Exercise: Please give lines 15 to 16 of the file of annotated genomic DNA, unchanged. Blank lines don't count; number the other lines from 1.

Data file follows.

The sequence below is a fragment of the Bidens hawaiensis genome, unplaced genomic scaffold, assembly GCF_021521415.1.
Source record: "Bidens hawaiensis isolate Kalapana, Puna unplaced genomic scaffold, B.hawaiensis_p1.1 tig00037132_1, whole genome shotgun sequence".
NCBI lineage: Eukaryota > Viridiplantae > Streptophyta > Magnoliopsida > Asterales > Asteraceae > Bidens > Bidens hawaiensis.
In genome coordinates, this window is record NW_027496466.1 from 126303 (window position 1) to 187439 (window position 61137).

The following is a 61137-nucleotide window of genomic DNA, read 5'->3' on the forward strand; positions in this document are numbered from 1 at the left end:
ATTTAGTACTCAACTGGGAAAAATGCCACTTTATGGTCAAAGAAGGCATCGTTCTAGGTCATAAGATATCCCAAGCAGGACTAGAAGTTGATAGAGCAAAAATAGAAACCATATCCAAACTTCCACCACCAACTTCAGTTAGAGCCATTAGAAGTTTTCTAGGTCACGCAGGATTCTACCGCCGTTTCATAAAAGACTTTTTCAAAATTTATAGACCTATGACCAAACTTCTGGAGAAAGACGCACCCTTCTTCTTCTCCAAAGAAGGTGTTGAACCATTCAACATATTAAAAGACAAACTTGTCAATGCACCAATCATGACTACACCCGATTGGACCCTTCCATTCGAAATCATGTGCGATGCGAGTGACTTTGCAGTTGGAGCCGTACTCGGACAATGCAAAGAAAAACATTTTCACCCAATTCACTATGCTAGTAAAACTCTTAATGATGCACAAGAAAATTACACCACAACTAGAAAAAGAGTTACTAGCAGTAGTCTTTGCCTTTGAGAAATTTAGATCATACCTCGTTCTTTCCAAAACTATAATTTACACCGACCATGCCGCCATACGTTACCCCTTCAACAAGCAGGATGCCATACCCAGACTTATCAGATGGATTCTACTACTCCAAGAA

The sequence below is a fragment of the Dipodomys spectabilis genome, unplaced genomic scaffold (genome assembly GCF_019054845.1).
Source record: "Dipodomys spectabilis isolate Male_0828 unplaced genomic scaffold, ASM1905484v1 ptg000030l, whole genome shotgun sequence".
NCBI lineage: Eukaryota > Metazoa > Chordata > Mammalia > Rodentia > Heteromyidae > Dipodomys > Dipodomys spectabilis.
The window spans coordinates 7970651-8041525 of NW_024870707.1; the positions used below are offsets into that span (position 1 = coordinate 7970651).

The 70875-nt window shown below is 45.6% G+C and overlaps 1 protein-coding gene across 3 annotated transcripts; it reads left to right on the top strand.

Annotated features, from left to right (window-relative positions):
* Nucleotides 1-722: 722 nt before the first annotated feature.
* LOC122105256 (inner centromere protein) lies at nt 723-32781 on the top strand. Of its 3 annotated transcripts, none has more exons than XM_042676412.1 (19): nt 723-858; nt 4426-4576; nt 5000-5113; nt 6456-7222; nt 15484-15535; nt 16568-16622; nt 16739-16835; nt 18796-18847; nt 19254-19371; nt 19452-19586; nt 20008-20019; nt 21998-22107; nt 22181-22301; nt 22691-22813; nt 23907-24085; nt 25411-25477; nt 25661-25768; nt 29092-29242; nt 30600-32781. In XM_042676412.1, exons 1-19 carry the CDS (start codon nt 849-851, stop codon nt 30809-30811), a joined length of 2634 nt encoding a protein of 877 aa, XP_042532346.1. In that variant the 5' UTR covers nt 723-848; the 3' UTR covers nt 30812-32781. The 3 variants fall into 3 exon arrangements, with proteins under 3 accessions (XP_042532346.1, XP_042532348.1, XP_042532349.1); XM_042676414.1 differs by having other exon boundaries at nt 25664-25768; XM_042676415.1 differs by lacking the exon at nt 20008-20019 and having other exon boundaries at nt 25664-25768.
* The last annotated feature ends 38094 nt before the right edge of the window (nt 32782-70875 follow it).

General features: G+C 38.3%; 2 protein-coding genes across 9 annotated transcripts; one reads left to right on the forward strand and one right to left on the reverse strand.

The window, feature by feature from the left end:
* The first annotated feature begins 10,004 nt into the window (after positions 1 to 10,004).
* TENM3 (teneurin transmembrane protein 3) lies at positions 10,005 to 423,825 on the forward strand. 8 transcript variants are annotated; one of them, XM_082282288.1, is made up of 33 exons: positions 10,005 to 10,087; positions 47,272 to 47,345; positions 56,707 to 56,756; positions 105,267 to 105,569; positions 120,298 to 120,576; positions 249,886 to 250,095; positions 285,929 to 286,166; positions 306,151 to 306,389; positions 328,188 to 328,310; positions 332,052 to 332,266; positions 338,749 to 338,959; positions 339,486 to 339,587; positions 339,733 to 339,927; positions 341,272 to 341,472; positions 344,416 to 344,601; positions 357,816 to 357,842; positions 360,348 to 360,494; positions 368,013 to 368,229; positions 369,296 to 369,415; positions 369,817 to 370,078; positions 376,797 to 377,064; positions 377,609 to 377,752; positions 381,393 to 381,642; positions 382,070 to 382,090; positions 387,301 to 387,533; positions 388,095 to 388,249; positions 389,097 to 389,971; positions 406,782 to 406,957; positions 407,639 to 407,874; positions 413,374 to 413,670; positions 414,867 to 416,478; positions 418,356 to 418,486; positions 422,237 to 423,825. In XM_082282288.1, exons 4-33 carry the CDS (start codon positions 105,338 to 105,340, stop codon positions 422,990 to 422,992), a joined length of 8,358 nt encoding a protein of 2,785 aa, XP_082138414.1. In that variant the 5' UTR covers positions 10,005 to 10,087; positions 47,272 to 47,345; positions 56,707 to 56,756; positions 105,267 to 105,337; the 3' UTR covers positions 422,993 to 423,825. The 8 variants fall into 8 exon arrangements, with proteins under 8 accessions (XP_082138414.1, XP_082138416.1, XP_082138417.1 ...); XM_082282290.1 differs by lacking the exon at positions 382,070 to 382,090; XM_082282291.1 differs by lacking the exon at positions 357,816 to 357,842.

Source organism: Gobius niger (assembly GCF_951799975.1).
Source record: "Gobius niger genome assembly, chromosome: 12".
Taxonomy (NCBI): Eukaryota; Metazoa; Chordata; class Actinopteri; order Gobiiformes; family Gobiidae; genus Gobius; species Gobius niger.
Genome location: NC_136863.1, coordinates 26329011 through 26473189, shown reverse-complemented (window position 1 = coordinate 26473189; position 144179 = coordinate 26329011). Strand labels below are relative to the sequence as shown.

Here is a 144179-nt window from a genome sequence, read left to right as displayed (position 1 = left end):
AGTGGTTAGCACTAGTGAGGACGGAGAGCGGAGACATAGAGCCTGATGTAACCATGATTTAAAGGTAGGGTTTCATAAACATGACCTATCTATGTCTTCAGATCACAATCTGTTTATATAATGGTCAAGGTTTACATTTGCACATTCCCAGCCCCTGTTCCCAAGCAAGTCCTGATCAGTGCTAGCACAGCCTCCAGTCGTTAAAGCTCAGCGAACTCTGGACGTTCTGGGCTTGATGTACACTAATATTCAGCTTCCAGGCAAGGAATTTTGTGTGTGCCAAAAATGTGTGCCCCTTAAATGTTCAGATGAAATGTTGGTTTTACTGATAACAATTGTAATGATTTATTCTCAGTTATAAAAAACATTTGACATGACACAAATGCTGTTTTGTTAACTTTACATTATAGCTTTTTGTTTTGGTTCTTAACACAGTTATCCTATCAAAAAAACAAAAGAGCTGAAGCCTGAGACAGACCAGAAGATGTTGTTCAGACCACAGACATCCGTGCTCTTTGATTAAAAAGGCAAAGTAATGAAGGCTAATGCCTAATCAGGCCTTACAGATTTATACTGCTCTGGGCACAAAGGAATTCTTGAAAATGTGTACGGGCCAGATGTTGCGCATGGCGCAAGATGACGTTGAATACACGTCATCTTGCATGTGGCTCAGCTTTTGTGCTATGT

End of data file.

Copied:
* The last annotated feature ends 38094 nt before the right edge of the window (nt 32782-70875 follow it).

General features: G+C 38.3%; 2 protein-coding genes across 9 annotated transcripts; one reads left to right on the forward strand and one right to left on the reverse strand.